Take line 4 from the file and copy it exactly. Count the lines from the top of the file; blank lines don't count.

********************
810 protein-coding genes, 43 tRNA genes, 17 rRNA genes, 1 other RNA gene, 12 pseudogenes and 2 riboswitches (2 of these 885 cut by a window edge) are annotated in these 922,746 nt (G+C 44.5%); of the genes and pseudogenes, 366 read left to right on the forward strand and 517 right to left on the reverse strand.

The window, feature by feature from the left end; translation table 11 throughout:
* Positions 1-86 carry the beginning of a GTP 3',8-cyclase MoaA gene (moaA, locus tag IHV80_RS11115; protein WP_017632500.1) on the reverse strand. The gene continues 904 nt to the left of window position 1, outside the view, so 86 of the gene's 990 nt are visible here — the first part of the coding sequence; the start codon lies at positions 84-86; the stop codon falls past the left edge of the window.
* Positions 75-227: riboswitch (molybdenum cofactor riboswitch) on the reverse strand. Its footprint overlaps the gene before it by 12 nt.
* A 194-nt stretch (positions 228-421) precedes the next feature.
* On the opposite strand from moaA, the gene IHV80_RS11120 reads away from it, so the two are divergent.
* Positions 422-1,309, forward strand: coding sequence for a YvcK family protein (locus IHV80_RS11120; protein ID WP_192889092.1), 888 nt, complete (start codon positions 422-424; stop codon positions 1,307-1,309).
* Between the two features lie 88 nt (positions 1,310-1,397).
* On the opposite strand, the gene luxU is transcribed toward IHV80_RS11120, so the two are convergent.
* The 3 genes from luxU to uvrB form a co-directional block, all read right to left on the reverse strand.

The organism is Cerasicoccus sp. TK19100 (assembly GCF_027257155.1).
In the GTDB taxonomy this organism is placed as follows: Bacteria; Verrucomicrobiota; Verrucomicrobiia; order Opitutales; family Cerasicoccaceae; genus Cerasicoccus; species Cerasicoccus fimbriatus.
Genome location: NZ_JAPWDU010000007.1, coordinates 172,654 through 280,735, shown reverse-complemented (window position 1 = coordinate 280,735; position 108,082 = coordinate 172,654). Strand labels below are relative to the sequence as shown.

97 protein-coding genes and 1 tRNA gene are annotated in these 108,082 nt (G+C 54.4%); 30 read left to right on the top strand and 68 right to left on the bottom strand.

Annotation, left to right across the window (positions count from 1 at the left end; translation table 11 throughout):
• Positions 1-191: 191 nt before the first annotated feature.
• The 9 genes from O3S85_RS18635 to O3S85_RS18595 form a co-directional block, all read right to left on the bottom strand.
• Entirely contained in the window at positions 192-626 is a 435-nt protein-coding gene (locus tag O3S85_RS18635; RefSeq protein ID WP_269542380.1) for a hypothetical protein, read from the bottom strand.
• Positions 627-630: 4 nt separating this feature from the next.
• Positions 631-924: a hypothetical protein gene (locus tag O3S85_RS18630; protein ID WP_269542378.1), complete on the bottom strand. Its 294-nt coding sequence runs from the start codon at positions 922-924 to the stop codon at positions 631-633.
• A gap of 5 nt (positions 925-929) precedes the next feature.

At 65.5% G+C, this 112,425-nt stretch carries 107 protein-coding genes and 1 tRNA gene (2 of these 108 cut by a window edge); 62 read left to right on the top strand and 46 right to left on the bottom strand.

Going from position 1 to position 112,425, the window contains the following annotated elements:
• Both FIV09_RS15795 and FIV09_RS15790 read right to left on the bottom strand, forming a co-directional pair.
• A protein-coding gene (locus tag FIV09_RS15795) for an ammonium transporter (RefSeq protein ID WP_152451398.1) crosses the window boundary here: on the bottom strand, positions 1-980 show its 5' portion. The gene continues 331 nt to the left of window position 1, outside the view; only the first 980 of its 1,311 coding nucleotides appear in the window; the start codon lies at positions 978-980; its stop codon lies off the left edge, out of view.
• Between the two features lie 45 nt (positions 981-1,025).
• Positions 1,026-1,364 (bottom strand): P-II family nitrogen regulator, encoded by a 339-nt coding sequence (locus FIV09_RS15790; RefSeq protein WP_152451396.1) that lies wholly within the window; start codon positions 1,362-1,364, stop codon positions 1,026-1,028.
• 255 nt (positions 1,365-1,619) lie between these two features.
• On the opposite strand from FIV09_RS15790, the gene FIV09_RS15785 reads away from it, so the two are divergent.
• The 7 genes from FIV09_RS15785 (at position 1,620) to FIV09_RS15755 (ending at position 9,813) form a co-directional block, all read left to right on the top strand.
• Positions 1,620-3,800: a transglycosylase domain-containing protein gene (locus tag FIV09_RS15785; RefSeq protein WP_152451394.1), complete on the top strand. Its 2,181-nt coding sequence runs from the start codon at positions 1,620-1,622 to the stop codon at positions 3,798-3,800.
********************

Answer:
* Positions 75-227: riboswitch (molybdenum cofactor riboswitch) on the reverse strand. Its footprint overlaps the gene before it by 12 nt.